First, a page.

Background: Levels of advanced glycation end products (AGE) are elevated in individuals with advancing age, renal failure, and diabetes, and accumulation of these molecules may contribute to disease progression. The mechanism by which AGE proteins alter glomerular mesangial cell function, however, is not completely understood. The present study assessed the involvement of oxidative stress in AGE-dependent mesangial cell signaling events.
Methods: Primary cultures of rat renal mesangial cells were exposed to in vitro AGE-BSA and H2O2. Nuclear factor-kappaB (NF-kappaB) and protein kinase C (PKC) isoform activation were studied using confocal microscopy and Western blotting. Quantitative polymerase chain reaction (PCR) was used to measure transforming growth factor-beta1 (TGF-beta1) levels. The involvement of oxidative stress was assessed by supplementing or compromising cellular antioxidant capacity.
Results: NF-kappaB was dose-dependently activated by AGE. PKC activation was not involved in this response, but analysis of PKC-beta1 activation showed a stimulatory effect of AGE proteins on this isoform. Transcription of TGF-beta1 was stimulated by AGE and was prevented by PKC inhibition. Challenge with H2O2 had similar downstream effects on mesangial cell signaling. Antioxidants, vitamin E and nitecapone, prevented AGE-dependent NF-kappaB activation and normalized PKC activity and associated TGF-beta1 transcription. Depletion of the intracellular antioxidant, glutathione, effectively lowered the AGE concentration needed for mesangial cell activation of NF-kappaB and PKC-beta1. Treatment with a suboptimal AGE dose, under glutathione-depleted conditions, revealed a synergistic effect on both parameters.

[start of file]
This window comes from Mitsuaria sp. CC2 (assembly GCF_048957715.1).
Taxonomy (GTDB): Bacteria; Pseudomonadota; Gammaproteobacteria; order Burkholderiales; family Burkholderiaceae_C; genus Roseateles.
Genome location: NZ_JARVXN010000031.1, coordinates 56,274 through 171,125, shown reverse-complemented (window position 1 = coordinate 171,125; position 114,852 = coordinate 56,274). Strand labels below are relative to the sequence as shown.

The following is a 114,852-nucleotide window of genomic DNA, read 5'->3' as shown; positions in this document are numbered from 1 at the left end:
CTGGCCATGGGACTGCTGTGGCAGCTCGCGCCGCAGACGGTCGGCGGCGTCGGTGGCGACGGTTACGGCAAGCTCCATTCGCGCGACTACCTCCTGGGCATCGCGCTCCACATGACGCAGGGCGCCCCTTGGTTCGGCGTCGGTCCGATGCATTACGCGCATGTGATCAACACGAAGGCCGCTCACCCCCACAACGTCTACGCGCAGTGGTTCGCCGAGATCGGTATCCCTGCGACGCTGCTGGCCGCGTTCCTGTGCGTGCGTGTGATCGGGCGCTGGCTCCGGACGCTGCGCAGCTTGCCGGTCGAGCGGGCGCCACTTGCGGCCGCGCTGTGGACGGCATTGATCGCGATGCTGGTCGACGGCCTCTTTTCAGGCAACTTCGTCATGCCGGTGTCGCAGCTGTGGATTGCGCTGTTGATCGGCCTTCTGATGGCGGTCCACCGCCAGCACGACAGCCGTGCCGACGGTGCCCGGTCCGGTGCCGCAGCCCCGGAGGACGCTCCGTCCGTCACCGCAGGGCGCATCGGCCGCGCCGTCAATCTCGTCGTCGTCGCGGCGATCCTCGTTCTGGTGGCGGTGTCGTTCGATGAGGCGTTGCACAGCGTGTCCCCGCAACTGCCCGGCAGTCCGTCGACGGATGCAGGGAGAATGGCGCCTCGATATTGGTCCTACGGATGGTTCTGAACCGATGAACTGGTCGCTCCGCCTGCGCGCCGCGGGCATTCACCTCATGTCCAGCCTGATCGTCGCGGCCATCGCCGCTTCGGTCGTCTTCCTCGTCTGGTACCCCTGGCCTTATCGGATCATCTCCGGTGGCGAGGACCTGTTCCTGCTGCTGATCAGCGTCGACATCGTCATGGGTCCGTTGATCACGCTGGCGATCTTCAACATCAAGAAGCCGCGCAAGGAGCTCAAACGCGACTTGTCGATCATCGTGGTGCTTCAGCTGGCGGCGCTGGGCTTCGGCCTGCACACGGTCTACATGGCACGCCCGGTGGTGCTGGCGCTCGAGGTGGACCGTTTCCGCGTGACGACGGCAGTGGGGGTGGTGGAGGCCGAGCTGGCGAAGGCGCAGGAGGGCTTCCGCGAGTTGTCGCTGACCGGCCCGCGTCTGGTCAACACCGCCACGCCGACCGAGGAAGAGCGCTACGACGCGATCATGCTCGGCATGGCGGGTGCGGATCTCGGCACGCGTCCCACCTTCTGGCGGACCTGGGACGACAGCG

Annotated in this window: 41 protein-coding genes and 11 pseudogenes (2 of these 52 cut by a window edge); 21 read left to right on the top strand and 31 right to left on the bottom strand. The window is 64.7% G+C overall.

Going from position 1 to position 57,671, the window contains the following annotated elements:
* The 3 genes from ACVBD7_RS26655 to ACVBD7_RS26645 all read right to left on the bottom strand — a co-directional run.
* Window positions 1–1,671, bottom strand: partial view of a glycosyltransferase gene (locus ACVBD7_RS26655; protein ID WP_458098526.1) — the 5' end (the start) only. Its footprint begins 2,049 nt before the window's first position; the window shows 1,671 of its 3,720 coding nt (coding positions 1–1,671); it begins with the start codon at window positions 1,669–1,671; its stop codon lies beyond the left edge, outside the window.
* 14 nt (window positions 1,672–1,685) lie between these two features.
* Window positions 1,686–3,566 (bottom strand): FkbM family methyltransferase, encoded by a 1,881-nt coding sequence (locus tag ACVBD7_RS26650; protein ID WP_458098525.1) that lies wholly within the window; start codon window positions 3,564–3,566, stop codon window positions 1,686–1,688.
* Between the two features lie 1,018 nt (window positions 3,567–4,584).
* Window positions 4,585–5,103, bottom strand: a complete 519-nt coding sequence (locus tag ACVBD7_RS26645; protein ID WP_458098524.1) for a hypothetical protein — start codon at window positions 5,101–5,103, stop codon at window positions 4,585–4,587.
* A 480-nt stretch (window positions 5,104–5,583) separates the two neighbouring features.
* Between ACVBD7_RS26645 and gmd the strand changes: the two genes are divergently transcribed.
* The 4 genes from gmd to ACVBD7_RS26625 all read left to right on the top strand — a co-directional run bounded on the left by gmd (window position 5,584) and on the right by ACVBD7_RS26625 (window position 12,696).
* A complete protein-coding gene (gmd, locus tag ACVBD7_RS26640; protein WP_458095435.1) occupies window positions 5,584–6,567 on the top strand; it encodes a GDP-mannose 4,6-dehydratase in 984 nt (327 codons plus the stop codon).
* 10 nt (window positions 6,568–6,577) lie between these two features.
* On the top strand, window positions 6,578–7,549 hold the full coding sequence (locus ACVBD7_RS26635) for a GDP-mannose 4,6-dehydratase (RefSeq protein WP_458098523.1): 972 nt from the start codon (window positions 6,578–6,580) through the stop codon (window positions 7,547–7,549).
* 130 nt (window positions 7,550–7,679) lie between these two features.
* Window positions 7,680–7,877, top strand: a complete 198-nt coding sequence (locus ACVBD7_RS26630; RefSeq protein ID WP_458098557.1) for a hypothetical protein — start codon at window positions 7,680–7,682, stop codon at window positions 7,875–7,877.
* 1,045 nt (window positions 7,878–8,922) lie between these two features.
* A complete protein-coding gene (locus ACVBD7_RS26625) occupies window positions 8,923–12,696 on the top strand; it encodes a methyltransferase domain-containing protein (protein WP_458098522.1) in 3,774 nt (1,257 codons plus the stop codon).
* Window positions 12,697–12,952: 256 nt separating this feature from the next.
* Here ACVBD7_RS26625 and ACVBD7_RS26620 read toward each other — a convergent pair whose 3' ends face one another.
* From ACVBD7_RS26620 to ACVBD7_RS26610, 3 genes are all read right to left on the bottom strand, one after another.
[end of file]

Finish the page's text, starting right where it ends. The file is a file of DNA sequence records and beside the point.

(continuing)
Conclusion: The results support a central role for oxidative stress in AGE-dependent mesangial cell signaling and emphasize the importance of ROS in determining cell responsiveness.